Friday Feb. 5, 2016 – Disclaimer
A new piece of art in my ‘time wasting’ series:
‘What gives‘, mixed unvalidated data on blank pixels, Feb. 2016…
I was sampling some monitors through the EURDEP Public Map (via my Online Radiation Monitors page) and noticed quite a bit of “Standard Deviation” upticks for the past few days, particularly in the Alps (Italy, Switzerland, Austria, Slovania,…).
Rather randomly, I decided to see if the spike above 0.210 √Sv/hr at Spittal/Drau (Austria) was unusual.
As you’ll see in the below record, it turns out to be rather unusual for winter. You have to go back to 2012 to find any spike reach over the 210 nSv/hr level (nanoSievert/hour – See Radiation Units & Conversions for help with that aspect), and then it was in summer when such spikes occur more often, and may be due to merely naturally ocurring radiation.
A look at Nullschool (at the end of this post) shows this as yet another example of “the pattern” I’ve been observing over the years: a slow-down in the jet stream, coinciding with wind slow-downs, as well as roughy the same wind directions, in the air layers underneath often coincides with ground level radiation upticks.
Strikingly, almost every time I’ve found this to be the case, wind patterns in the Northern Hemisphere just happen to be such that the jet stream was passing directly over Northern Japan. Are they venting super-hot radioactive gasses from the molten coriums, that rise quickly (and thus remain undetected at ground level in the vincinity in Japan?), that cool down in the upper troposphere, to cause upticks on monitors on the other side of the planet? Or what? Or is this just a lot of cosmogenic Be-7 or so coming down? I don’t know if this is related to Fukushima. No idea actually. I just find it just slightly peculiar that I keep seeing this very same pattern.
I’ll start with the radiation record. As is now becoming “my usual”, I pasted 3 months together per line, and added some comments. The most recent data is at the end. The record of this monitor starts in December 2002, but the data is initially just day or 12-hour averages, which hides significant spikes. Data gaps can be found in these early records too, though, such as this example from late May 2006:
Late September 2007 is when the record as it shows today begins. I’ve marked data gaps and values over the somewhat rare 210 nSv/hr (0.210 µSv/hr) dose rate level (gamma only). This record begins with a couple of such high values of over 0.210 µSv/hr, at the end of summer 2007:
We see the high values again two years later in August 2009:
And again in August 2010:
–> As seen on many other records as well, it looks like something very significant happened in 2010, as suggested by unusually long and widespread data gaps. Part of what’s interesting about (well, *I* find that interesting…) is that the ecological upheavel observed on the coasts of North America, and especially the Pacific Coast, including sea star wasting syndrome, reportedly began pre-Fukushima, in 2010. I can’t rule out that it’s all coincidence, but there’s also a possibility that a serious nuclear accident was covered-up, with only ecological clues on one hand, and data gaps on the other hand, hinting of this possibility. The possible effects of one disaster would end up compounding that of the next one.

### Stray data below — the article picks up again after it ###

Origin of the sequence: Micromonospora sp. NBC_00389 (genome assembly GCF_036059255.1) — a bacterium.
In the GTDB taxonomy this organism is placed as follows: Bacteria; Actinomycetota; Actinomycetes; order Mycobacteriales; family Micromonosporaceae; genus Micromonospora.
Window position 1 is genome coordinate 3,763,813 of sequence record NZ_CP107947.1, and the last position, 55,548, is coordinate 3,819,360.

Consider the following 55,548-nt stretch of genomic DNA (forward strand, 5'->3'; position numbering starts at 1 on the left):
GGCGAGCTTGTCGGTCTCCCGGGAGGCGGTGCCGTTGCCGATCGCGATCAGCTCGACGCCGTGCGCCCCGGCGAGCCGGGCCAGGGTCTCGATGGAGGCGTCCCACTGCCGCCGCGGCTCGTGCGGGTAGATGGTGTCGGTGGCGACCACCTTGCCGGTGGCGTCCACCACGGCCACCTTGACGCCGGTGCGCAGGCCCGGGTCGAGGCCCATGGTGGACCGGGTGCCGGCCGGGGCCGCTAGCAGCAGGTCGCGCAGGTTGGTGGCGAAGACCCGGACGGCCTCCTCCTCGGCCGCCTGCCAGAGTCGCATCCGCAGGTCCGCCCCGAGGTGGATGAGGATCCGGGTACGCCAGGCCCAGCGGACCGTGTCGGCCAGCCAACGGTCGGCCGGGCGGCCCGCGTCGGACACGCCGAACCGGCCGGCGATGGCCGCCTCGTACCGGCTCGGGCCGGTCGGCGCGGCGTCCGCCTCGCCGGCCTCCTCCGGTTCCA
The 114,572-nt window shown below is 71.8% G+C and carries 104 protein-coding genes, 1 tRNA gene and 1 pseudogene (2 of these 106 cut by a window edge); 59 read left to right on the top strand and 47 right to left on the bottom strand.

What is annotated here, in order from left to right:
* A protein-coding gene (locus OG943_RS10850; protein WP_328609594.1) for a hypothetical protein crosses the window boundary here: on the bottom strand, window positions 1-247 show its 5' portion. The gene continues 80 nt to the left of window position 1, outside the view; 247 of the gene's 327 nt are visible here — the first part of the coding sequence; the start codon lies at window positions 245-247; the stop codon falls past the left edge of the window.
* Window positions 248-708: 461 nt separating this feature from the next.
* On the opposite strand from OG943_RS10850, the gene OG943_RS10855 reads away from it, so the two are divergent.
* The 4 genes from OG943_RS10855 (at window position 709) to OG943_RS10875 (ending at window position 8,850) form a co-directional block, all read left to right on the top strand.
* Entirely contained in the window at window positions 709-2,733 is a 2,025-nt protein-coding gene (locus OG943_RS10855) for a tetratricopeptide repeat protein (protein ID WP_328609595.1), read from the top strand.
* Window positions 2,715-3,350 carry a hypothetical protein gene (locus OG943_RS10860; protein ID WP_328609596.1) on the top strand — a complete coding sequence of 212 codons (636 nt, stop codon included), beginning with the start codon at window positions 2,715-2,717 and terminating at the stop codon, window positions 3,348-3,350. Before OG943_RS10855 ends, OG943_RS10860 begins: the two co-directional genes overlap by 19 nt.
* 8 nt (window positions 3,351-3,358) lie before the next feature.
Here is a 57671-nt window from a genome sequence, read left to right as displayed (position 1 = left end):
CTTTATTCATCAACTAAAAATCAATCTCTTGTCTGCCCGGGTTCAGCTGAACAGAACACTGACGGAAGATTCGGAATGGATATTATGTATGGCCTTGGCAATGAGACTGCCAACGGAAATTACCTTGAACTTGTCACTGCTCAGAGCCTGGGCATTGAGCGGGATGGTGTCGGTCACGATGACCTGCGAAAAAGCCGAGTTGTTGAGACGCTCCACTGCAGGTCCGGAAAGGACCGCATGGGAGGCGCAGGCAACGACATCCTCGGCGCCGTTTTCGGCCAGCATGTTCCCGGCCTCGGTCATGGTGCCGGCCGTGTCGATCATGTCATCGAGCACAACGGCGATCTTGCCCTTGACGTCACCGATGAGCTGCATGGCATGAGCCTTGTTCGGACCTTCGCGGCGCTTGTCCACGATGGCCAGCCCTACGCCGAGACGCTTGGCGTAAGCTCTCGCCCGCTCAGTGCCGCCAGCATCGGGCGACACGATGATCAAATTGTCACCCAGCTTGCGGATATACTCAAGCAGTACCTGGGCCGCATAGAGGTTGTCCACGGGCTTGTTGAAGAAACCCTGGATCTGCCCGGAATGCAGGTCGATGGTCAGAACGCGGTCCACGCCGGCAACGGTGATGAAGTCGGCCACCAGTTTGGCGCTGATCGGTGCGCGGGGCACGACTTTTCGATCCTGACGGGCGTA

March 11, 2011 marked:
–> As seen in many places: A relatively small spike shortly after March 11, followed by spikes that cannot be differentiated from what is most likely mainly natural variability (dust, some with Cs-137 in it, and Radon progeny coming down with precipitation, as well as Be-7, K-40, etc.). But then significant upticks in the following months, particularly by autumn 2011 (and again in autumn 2012 as well in many places).
When the US EPA Radnet declared the disaster over and returned to routine monitoring on May 3, 2011, they must have known something, ’cause it after this date that the upticks become more pronounced on European monitors that do not show data gaps.
Marked above (the one with the green text in it), the highest value on record for this monitor was in mid-September 2011, when it reached just above 0.240 µSv/hr. (I had to adjust the scale for that month and paste it together.
Summer 2012 saw more and many high upticks (more so than in the summers of the preceding half decade), including a second-highest late Oct. 2012:
A likely signal of the major radioactive cloud from the troubled Zaporizhia NPP in Ukraine is visible here too. This was one of the only times that a major spike somewhere (in that case in Latvia) did not trace back to Japan. For documentation on that nuclear accident, one that officially (still!) never happened, see the links in my post (Jan. 12, 2015) Cover-up of Zaporizhye Nuclear Accident Near-Certain:
The very recent disturbances (see my Nuclear Blog Posts Archive for various blogposts documenting those, and accompanying data gaps from late summer 2015 into this winter), also shows here in short data gaps:
And last but least, the uptick above 0.210 µSv/hr this week that compelled me to look at the long-term record to put it in perspective: That’s the highest such spike on record for winter time:
A quick look at Nullschool for wind data showed one of several possible contributors to this unusual spike:
At 850 hPa, you see that the monitor (approximate location marked with little green circle) is sitting in an area with little wind near the ground:
A little ligher up you see that this slow-down lies in the extension of the jet stream reaching Europe from over the UK:
At 500 hPa, just below fast jet-stream height, the pattern is most strikingly clear: the monitor is right where the jest stream slows down and spreads out:
Jet stream height @ 250 hPa:
When tracing that wind patterns upwind…
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